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Art installation at Richmond library reflects a sense of belonging, environmental connection

Richmond artist-in-residence connects community with the local environment
Ecology art installation
Rachel Rozanski (center) and Richmond Public Libray librarians in front of the "Exploring Ecology Through Place" art installation at RPL.

Collaboration between Richmond residents and the city’s artist-in-resident, intertwining art and ecology, has resulted in a new creative installation at the Richmond Public Library.

Elements from artwork created last year by local community members at eight workshops make up the 12-by-six-foot “final legacy piece” that is now on display at the Richmond library’s Brighouse branch, explained Rachel Rozanski, Richmond’s sixth artist-in-residence.

The art installation titled “Exploring Ecology Through Place” is made up of four banners that represent what the surrounding environment means to these workshop participants, who used plants, leaves and other things they found in their neighbourhoods to express their sense of belonging, according to Rozanski.

One of the techniques used to create the banners was cyanotype, a process that uses the sun to create prints on paper using leaves and shapes found in nature. 

The workshop attendees also collected and pressed plant samples to create a field book, and some of these were also used on the banners.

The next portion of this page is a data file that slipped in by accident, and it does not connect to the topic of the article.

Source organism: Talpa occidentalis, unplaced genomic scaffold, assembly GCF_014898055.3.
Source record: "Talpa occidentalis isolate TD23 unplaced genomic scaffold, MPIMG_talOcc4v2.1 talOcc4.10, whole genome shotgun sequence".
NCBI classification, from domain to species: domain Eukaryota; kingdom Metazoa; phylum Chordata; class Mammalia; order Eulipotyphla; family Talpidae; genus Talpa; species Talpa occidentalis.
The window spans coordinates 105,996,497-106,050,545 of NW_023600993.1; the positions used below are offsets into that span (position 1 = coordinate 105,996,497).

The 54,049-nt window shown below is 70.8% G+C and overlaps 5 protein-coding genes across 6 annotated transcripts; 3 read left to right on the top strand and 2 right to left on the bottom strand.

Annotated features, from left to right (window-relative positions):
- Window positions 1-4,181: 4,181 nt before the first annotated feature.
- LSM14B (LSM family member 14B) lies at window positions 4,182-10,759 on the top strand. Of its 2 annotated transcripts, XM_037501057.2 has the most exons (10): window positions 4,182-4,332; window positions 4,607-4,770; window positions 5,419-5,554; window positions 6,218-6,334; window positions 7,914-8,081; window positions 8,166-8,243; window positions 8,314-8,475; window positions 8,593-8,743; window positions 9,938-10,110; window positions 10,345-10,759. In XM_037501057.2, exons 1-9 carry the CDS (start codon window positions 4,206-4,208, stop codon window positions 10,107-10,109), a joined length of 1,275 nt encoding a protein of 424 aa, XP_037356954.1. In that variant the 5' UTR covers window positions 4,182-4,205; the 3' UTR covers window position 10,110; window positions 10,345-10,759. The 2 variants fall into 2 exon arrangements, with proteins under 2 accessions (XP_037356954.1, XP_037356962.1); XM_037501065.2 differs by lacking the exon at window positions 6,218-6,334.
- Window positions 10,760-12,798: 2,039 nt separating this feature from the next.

“I think it’s important to build connections with the place we’re in and also in the same way you would with a community of people,” said Rozanski.

“I think it’s just healthy to have an understanding of the place you live in, learn about its history, and connecting and caring about the environment.”

Rozanski hosted the outdoor workshops with the help of RPL and in partnership with the City of Richmond’s Public Art Program.

Rozanski told the Richmond News, being new to the city, exploring the environment and creating art alongside local residents was an exciting part of the workshop series.

“I brought components of my own artistic practice into this project, working with plants and ocean life, encouraging participants to explore their surroundings in ways they haven’t before,” she said.

“I think it was watching people look more closely at things that they’ve been just probably walking past all this time, or people that are new to the area and learning about it is what made it such an interesting experience overall.”

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